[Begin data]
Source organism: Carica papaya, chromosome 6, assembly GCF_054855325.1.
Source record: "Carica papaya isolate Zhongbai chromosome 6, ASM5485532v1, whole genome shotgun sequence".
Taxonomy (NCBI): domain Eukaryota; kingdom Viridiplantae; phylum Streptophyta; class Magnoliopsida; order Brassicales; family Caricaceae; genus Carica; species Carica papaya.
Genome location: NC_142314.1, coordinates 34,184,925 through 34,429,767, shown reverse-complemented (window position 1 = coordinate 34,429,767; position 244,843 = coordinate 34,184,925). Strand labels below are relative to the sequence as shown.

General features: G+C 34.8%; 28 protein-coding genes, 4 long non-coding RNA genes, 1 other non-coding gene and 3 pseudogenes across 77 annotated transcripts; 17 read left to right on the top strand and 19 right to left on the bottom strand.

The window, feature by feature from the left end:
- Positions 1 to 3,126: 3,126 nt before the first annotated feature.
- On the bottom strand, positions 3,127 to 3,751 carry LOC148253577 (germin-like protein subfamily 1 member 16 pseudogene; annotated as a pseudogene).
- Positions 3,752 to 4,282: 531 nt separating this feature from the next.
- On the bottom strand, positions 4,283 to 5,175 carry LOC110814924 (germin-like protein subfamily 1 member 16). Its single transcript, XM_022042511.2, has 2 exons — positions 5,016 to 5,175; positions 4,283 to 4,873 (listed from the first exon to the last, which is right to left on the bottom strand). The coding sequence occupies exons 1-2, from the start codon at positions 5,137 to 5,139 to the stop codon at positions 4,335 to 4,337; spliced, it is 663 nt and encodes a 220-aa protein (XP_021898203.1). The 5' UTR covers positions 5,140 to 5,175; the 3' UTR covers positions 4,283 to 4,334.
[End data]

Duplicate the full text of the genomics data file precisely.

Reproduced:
Source organism: Carica papaya, chromosome 6, assembly GCF_054855325.1.
Source record: "Carica papaya isolate Zhongbai chromosome 6, ASM5485532v1, whole genome shotgun sequence".
Taxonomy (NCBI): domain Eukaryota; kingdom Viridiplantae; phylum Streptophyta; class Magnoliopsida; order Brassicales; family Caricaceae; genus Carica; species Carica papaya.
Genome location: NC_142314.1, coordinates 34,184,925 through 34,429,767, shown reverse-complemented (window position 1 = coordinate 34,429,767; position 244,843 = coordinate 34,184,925). Strand labels below are relative to the sequence as shown.

General features: G+C 34.8%; 28 protein-coding genes, 4 long non-coding RNA genes, 1 other non-coding gene and 3 pseudogenes across 77 annotated transcripts; 17 read left to right on the top strand and 19 right to left on the bottom strand.

The window, feature by feature from the left end:
- Positions 1 to 3,126: 3,126 nt before the first annotated feature.
- On the bottom strand, positions 3,127 to 3,751 carry LOC148253577 (germin-like protein subfamily 1 member 16 pseudogene; annotated as a pseudogene).
- Positions 3,752 to 4,282: 531 nt separating this feature from the next.
- On the bottom strand, positions 4,283 to 5,175 carry LOC110814924 (germin-like protein subfamily 1 member 16). Its single transcript, XM_022042511.2, has 2 exons — positions 5,016 to 5,175; positions 4,283 to 4,873 (listed from the first exon to the last, which is right to left on the bottom strand). The coding sequence occupies exons 1-2, from the start codon at positions 5,137 to 5,139 to the stop codon at positions 4,335 to 4,337; spliced, it is 663 nt and encodes a 220-aa protein (XP_021898203.1). The 5' UTR covers positions 5,140 to 5,175; the 3' UTR covers positions 4,283 to 4,334.